Presentation on theme: "The Physics of Electrostatic Air Cleaners and Xerox Machines."— Presentation transcript:
The Physics of Electrostatic Air Cleaners and Xerox Machines
Preliminaries…. Not all things can be explained by gravity, mechanical forces: Shocking your self by touching doorknobs, car doors. Hair-raising experiences Lighting a flourescent lamp while walking on a carpet Observed ‘Repulsion’ & Strength of Attraction’ Postulate: 1. Presence of ‘charges’(2 types: positive & negative) that flow from 1 object to another 2. Opposite charges attract (pull). Like charges repel (push) 3. Forces increase with decreasing separation.
What we know about ‘electric charges’ Charge is conserved Charge is quantized in fundamental units of e = 1.6 x Coulombs Charge is intrinsic to matter: Sub-atomic particles: electrons have q = - e protons have q = + e What does it mean to have a net charge ? Net charge is the sum of an object’s +,- charges. Just because an object is negatively-charged doesn’t mean it has no + charges Normally, objects have neutral charge (equal +, - charges) How does one normally ‘charge’ an object ? By rubbing against a different material Connecting to one side of a battery
Electrostatic Force between two Point Charges F = k q 1 q 2 / r 2 proportional to the magnitude of charges inversely proportional to the square of the separation r = m +q 1 +q 2 Coulomb’s Law where k = 9 x10 9 N-m 2 /C 2 (Coulomb’s constant) Electrostatic force is much stronger than gravitational force! Example: F(electrostatic between 2 electrons) = (9x10 9 N-m 2 /C 2 )(1.6x C) )(1.6x C)/( m) 2 = 23 x N(electrostatic) F gravitational = (6.67x N-m 2 /kg 2 )(9.1x kg) 2 /( m) 2 = 55 x N (grav)
Charges in Conductors (metals) Charges in metals move to the surface and disperse from each other E = 0 Charges can discharge to the environment: - Charges on sharp corners can leap, escape onto air molecules - ‘Corona discharge’ – accompanied by ‘glowing’, happens with high humidity. - can be discharged by ‘touching’ - Ionization: spark of arc forms Everyday Applications: Lightning Rods Applications: Shielded Rooms
Can objects attract/repel even if they are neutral ? A B neutral + charged still neutral induced polarization Everyday examples: neutral hair close to a charged comb negatively-charged dust sticking to a neutral wall or surface attraction ! Yes, the opposite charges are closer than the like charges and the effect is thus, attraction !
Problem: Undesirable Air Particles in Factories, Hospitals, etc. Solution: Use an Electrostatic Precipitator or Filter
Application 1: Electrostatic Air Cleaners Dust particles charged negatively in air charged using high voltage and collected on positively- charged metal plates
Application 2 : The Xerox Machine 1938 Chester Carlson made the prototype photocopier First Photocopy First commercial photocopier
What are Electric Fields ? Two Ways of Viewing Charge – Charge Interactions: 1. Charge q 1 feels a force due to charge q Charge q 1 feels a force due its interaction with an electric field E set up by charge q 2. q2q2 q1q1 E – magnitude proportional to the generating charge q 2 direction at a point is in the direction of the force felt by a unit + test charge at point ++ E q2q2 q1q1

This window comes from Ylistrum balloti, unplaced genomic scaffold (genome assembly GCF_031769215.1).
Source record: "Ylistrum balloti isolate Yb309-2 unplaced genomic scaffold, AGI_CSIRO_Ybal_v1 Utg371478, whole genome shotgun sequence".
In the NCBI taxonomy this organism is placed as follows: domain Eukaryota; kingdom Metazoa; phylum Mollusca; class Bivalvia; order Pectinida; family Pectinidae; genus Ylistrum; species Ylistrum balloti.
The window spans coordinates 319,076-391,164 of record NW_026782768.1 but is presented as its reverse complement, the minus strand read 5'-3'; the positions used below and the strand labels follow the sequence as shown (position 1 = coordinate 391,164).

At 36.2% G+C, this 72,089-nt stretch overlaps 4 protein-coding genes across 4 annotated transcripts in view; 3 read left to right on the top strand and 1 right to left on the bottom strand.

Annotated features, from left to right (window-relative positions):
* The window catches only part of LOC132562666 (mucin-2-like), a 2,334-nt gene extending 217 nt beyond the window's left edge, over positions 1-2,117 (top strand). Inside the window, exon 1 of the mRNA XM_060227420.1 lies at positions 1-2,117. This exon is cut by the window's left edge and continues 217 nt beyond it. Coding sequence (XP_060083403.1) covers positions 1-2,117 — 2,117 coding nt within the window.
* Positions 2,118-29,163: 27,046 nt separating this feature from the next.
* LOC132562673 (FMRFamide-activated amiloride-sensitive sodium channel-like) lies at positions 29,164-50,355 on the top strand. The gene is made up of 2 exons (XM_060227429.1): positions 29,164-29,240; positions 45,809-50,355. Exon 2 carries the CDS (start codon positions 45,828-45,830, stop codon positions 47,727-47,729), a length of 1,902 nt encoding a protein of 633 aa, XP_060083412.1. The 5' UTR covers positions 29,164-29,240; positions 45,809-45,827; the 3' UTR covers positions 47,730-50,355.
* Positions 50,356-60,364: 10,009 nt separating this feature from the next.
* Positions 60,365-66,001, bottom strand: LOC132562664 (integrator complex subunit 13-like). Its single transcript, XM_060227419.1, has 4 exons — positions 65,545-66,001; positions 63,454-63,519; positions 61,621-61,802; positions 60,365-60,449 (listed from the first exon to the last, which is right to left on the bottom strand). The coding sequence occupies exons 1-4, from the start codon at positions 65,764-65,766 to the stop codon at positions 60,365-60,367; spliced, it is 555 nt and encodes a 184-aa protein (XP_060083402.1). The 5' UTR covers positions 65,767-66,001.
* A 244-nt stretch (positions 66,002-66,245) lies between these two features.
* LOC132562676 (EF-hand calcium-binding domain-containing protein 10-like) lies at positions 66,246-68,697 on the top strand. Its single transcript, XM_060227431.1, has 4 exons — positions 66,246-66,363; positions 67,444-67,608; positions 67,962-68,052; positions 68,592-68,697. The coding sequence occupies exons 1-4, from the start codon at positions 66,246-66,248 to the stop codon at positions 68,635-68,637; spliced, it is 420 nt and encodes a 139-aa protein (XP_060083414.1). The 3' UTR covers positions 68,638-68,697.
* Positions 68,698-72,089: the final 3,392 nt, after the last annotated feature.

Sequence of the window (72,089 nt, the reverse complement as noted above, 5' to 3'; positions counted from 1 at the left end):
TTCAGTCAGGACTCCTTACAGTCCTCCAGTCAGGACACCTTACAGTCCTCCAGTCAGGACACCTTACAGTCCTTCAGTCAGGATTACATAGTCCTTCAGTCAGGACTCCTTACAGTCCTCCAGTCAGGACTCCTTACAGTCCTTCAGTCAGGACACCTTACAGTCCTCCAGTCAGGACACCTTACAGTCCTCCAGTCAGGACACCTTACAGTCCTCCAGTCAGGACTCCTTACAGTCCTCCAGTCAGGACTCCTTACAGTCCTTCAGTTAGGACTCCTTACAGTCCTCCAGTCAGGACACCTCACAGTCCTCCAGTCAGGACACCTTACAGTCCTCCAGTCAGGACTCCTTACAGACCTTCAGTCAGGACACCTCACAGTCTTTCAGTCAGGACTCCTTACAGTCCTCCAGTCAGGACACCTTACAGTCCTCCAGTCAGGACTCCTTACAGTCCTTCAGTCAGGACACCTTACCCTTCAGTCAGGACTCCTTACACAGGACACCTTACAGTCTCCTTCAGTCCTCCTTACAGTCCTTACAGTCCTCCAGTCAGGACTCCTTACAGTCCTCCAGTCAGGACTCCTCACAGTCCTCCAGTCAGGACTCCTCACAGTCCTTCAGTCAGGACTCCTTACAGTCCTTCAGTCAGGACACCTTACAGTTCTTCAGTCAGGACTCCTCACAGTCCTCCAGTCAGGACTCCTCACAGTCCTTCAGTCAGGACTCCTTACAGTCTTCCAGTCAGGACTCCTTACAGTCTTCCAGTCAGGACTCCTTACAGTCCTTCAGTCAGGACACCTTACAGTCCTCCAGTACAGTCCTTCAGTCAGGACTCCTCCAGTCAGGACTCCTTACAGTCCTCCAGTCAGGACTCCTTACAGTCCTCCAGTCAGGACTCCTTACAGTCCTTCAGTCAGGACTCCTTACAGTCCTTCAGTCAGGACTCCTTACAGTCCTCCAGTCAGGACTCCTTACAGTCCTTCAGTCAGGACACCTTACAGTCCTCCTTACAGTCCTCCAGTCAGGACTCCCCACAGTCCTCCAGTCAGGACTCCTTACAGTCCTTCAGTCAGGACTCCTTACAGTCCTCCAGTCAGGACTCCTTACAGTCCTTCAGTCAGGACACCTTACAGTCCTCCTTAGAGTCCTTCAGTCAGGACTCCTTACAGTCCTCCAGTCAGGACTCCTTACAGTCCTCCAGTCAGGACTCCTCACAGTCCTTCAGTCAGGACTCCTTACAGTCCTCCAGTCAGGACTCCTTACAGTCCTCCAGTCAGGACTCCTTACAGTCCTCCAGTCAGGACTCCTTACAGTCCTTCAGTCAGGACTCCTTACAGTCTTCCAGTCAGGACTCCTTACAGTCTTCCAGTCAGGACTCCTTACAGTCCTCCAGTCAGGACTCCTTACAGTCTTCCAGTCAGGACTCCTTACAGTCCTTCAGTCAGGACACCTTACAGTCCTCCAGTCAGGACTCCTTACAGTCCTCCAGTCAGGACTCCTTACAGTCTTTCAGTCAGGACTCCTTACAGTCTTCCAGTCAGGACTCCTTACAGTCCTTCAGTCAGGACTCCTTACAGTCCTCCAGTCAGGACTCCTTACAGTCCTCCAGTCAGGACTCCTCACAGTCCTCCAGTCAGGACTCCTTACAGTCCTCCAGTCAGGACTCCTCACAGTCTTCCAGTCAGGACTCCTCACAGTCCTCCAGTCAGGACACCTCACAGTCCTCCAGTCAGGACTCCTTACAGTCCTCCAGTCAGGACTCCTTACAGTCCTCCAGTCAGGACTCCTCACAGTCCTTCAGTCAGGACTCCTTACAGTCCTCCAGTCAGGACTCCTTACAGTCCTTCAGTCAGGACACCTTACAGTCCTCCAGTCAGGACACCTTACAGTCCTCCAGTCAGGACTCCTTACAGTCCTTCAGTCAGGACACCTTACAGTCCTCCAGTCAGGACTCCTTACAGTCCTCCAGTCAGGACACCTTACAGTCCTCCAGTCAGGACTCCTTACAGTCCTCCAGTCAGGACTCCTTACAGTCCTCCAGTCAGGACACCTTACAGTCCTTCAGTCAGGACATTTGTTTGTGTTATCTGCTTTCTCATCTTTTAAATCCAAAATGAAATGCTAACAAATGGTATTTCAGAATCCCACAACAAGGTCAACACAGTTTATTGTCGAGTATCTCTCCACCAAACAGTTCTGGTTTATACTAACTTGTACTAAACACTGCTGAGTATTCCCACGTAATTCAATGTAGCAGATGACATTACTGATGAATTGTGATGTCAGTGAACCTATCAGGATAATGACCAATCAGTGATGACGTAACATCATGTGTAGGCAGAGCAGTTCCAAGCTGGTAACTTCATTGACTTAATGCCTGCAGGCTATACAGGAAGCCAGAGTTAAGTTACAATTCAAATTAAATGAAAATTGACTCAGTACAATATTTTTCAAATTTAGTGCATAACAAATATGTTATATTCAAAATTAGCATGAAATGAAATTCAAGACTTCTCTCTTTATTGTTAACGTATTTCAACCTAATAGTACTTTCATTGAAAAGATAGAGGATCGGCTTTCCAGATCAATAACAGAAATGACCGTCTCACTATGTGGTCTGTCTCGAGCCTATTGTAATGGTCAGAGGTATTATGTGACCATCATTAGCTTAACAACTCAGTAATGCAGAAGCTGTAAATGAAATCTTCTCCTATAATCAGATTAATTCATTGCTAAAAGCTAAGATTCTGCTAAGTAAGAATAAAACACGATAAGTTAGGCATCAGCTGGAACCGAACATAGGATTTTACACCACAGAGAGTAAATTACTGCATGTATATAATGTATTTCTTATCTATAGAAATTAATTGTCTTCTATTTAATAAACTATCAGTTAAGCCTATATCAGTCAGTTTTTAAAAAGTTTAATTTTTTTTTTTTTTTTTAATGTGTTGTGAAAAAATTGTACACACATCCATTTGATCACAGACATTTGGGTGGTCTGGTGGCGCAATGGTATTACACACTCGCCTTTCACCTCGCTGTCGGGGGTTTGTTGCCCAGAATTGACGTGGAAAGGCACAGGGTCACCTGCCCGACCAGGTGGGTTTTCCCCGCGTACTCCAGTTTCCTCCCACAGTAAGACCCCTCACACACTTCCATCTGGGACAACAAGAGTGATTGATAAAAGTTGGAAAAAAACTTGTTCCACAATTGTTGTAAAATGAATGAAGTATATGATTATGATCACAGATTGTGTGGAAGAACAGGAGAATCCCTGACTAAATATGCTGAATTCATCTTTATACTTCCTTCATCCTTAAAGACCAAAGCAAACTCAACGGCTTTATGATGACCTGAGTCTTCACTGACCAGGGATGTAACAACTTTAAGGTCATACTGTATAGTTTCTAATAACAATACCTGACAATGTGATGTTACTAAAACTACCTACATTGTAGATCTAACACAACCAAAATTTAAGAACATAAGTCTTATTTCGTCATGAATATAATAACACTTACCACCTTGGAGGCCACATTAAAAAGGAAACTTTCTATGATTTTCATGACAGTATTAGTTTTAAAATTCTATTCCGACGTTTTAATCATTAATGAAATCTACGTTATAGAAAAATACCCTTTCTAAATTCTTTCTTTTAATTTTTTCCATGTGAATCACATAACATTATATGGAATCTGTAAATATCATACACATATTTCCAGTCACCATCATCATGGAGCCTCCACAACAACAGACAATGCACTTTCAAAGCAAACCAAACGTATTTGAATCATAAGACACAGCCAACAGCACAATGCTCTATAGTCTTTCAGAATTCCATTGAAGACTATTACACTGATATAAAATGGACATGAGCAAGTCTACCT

Particles in Nature Bosons: Photons - indistinguishable bosons can share waves Applications: lasers, superconductors Fermions: electrons, protons, neutrons - 1 indistinguishable fermion/wave - follow’s Pauli’s exclusion principle Let’s look at electrons flowing in solids travel like waves in a solid, w/ specific energy levels occupy each level two at a time: Spin up and spin down electrons levels filled from lowest to highest energy levels form ‘bands’: valence band (highest level is Fermi level) beyond valence band is conduction band
Metals vs. Insulators vs. Semiconductors 1.Metals - have empty levels above Fermi energy levels Analogy of electron flow in metals: Like guests in a partly-filled 1-floor theatre, electrons readily move, responding to applied electric fields Energy Fermi level (ground floor) filled level vacant level 2 Insulators – no empty levels near Fermi level Analogy: Ground floor is full. High balcony. electrons can’t respond to forces Energy Valence band: filled (ground floor) Conduction bands (high balcony)
3. Semiconductors – narrow gap between valence & conduction bands; poor insulators/conductors at room temp. Analogy: Guests in a theatre with low balcony Conduction band (low balcony) Valence band Energy (light or Heat) Electrons can hop into the low ‘balcony’ and move. Application: Photoconductors in Xerox Machines insulating in the dark conducting in the light: Light in the form of photons, give energy for electrons to bridge gap. (gap is smaller)
photoconductor Corona discharge The Xerox Process Photoconductor is coated with negative charge Exposure to light from original erases charge to form a charge image. Light charge image Charge image attracts + charged toner particles toner particles
Light Charge image is erased to release the toner particles Negatively charged paper The toner is transferred to negatively- charged paper Heat Toner is fused to paper by heat. Copy is now done. Cycle is then repeated.